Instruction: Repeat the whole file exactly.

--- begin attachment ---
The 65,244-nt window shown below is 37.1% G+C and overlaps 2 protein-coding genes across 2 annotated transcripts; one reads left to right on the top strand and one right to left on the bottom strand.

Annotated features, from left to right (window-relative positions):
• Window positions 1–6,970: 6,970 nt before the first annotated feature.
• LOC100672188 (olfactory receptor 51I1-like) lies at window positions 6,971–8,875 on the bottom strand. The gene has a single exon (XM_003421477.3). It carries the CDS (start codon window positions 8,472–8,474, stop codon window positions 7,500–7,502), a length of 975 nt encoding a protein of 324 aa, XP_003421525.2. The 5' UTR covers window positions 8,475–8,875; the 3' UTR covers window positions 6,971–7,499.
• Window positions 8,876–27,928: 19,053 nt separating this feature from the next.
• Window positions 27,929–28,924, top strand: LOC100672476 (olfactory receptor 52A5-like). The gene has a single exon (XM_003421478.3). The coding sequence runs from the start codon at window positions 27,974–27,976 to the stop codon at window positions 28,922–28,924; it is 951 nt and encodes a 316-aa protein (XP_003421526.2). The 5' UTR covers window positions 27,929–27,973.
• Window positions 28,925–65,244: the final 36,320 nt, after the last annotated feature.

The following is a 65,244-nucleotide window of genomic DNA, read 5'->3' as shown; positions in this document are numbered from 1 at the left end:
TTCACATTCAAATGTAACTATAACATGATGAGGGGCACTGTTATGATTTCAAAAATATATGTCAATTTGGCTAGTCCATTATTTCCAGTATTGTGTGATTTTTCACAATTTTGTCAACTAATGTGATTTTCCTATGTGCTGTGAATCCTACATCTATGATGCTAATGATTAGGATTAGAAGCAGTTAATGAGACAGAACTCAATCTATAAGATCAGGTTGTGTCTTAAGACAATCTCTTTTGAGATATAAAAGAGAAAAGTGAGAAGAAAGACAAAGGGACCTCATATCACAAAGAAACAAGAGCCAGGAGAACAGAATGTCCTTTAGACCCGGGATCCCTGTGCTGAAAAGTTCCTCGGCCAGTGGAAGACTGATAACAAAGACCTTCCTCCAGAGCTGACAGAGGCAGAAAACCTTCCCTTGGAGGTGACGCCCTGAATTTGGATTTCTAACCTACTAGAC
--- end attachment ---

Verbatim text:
The 65,244-nt window shown below is 37.1% G+C and overlaps 2 protein-coding genes across 2 annotated transcripts; one reads left to right on the top strand and one right to left on the bottom strand.

Annotated features, from left to right (window-relative positions):
• Window positions 1–6,970: 6,970 nt before the first annotated feature.
• LOC100672188 (olfactory receptor 51I1-like) lies at window positions 6,971–8,875 on the bottom strand. The gene has a single exon (XM_003421477.3). It carries the CDS (start codon window positions 8,472–8,474, stop codon window positions 7,500–7,502), a length of 975 nt encoding a protein of 324 aa, XP_003421525.2. The 5' UTR covers window positions 8,475–8,875; the 3' UTR covers window positions 6,971–7,499.
• Window positions 8,876–27,928: 19,053 nt separating this feature from the next.
• Window positions 27,929–28,924, top strand: LOC100672476 (olfactory receptor 52A5-like). The gene has a single exon (XM_003421478.3). The coding sequence runs from the start codon at window positions 27,974–27,976 to the stop codon at window positions 28,922–28,924; it is 951 nt and encodes a 316-aa protein (XP_003421526.2). The 5' UTR covers window positions 27,929–27,973.
• Window positions 28,925–65,244: the final 36,320 nt, after the last annotated feature.

The following is a 65,244-nucleotide window of genomic DNA, read 5'->3' as shown; positions in this document are numbered from 1 at the left end:
TTCACATTCAAATGTAACTATAACATGATGAGGGGCACTGTTATGATTTCAAAAATATATGTCAATTTGGCTAGTCCATTATTTCCAGTATTGTGTGATTTTTCACAATTTTGTCAACTAATGTGATTTTCCTATGTGCTGTGAATCCTACATCTATGATGCTAATGATTAGGATTAGAAGCAGTTAATGAGACAGAACTCAATCTATAAGATCAGGTTGTGTCTTAAGACAATCTCTTTTGAGATATAAAAGAGAAAAGTGAGAAGAAAGACAAAGGGACCTCATATCACAAAGAAACAAGAGCCAGGAGAACAGAATGTCCTTTAGACCCGGGATCCCTGTGCTGAAAAGTTCCTCGGCCAGTGGAAGACTGATAACAAAGACCTTCCTCCAGAGCTGACAGAGGCAGAAAACCTTCCCTTGGAGGTGACGCCCTGAATTTGGATTTCTAACCTACTAGAC